Invisible Hearing Aids
Hearing loss can be a condition which severely affects the daily life of the sufferer to the extent that it limits his or her communication. Worse yet, some people are too embarrassed about their hearing loss to wear hearing aids if they can be easily seen. In fact, it is not uncommon for individuals suffering from hearing loss to simply ignore it rather than have to live with hearing aids. This is not a good situation, nor does it need to occur with today's advanced hearing aid technology. Just like everything else in the world of electronics, many of today's hearing aids are now so small that they are barely visible at all.
In the modern era many people find hearing aid devices uncomfortable, cumbersome, and aesthetically unattractive. For those kinds of people there are now invisible hearing aids on the market. Invisible hearing aids take some of the pressure off those who are embarrassed about their hearing loss. They are also more comfortable in many cases as well. Yet due to their relative newness on the market, they are not yet used extensively as more traditional models.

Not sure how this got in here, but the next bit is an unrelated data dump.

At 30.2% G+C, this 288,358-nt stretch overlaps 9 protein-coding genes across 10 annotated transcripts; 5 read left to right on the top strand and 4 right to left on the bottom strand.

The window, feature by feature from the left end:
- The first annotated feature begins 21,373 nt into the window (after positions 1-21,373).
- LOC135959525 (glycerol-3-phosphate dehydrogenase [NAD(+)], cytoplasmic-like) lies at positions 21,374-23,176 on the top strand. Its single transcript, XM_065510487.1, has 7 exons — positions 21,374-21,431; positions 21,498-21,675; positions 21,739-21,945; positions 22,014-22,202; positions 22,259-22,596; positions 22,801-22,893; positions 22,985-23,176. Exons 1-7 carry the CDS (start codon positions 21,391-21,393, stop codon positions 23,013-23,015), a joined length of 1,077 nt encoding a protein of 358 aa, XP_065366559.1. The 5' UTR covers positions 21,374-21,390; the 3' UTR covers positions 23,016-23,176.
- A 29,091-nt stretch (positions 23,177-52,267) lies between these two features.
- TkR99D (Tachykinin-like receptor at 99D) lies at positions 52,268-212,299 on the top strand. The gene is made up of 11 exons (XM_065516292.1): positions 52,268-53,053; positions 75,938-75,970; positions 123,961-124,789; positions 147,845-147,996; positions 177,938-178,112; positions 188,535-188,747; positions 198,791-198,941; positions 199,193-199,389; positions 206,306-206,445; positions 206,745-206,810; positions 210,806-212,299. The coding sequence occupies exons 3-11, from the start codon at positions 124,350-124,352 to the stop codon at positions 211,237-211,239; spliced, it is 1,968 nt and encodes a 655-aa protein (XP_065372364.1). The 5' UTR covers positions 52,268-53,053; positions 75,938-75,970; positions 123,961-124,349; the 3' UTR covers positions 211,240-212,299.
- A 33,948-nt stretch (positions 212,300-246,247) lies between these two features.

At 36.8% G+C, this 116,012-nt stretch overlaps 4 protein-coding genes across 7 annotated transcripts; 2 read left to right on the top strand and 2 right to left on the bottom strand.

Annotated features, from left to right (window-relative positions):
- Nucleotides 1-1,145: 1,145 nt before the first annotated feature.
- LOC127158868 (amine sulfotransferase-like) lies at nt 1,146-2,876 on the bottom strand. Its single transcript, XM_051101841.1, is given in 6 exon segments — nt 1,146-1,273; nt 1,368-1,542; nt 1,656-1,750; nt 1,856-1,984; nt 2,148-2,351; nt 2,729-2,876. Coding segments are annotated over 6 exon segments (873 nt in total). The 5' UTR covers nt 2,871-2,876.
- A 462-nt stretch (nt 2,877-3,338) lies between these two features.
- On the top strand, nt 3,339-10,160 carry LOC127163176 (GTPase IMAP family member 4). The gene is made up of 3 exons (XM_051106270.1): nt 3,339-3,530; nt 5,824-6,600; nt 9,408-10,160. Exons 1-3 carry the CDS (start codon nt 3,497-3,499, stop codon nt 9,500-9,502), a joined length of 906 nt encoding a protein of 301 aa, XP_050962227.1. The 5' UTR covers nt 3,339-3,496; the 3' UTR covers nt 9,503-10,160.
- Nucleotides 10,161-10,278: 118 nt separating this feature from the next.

If you don't mind what hearing aids look like, you're a perfect candidate for a standard in-the-ear model that sits at the entrance of the ear canal. But if you're sensitive about those things, and embarrassed about what this kind of hearing aid looks like, there are other types available. Typically called "invisible" or "nearly invisible" hearing aids, you have several options to choose from including:
CIC hearing aids are the only ones that really live up to the designation of being invisible. They consist of a tiny unit that fits deep inside the ear canal and generally cannot be seen by the naked eye. The only portion of the hearing aid that protrudes from the ear is a small removal string which is made of transparent material so it can barely be seen as well. Because of the size and nature of these types of hearing aids, they are only appropriate for people with mild to moderate hearing loss.